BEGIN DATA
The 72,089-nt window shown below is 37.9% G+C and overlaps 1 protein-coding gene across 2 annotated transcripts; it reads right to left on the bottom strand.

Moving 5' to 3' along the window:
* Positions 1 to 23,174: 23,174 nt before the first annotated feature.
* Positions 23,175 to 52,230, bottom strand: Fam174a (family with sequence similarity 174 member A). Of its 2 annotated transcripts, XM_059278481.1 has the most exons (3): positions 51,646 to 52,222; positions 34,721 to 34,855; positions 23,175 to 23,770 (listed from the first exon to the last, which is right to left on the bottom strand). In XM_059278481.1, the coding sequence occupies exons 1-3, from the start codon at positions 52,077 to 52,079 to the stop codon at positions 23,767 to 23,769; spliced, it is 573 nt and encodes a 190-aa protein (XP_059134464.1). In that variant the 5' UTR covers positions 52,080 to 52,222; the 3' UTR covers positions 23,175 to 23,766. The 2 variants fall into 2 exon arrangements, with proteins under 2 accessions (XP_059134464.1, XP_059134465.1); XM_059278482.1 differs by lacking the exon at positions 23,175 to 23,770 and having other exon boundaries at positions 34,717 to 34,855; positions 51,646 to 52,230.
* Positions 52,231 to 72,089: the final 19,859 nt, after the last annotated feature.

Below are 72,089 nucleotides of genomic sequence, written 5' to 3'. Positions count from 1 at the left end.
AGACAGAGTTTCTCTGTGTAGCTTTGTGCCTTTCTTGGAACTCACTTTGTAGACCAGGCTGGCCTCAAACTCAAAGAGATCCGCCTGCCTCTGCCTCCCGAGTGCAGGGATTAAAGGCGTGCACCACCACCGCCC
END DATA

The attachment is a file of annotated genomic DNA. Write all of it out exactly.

The 72,089-nt window shown below is 37.9% G+C and overlaps 1 protein-coding gene across 2 annotated transcripts; it reads right to left on the bottom strand.

Moving 5' to 3' along the window:
* Positions 1 to 23,174: 23,174 nt before the first annotated feature.
* Positions 23,175 to 52,230, bottom strand: Fam174a (family with sequence similarity 174 member A). Of its 2 annotated transcripts, XM_059278481.1 has the most exons (3): positions 51,646 to 52,222; positions 34,721 to 34,855; positions 23,175 to 23,770 (listed from the first exon to the last, which is right to left on the bottom strand). In XM_059278481.1, the coding sequence occupies exons 1-3, from the start codon at positions 52,077 to 52,079 to the stop codon at positions 23,767 to 23,769; spliced, it is 573 nt and encodes a 190-aa protein (XP_059134464.1). In that variant the 5' UTR covers positions 52,080 to 52,222; the 3' UTR covers positions 23,175 to 23,766. The 2 variants fall into 2 exon arrangements, with proteins under 2 accessions (XP_059134464.1, XP_059134465.1); XM_059278482.1 differs by lacking the exon at positions 23,175 to 23,770 and having other exon boundaries at positions 34,717 to 34,855; positions 51,646 to 52,230.
* Positions 52,231 to 72,089: the final 19,859 nt, after the last annotated feature.

Below are 72,089 nucleotides of genomic sequence, written 5' to 3'. Positions count from 1 at the left end.
AGACAGAGTTTCTCTGTGTAGCTTTGTGCCTTTCTTGGAACTCACTTTGTAGACCAGGCTGGCCTCAAACTCAAAGAGATCCGCCTGCCTCTGCCTCCCGAGTGCAGGGATTAAAGGCGTGCACCACCACCGCCC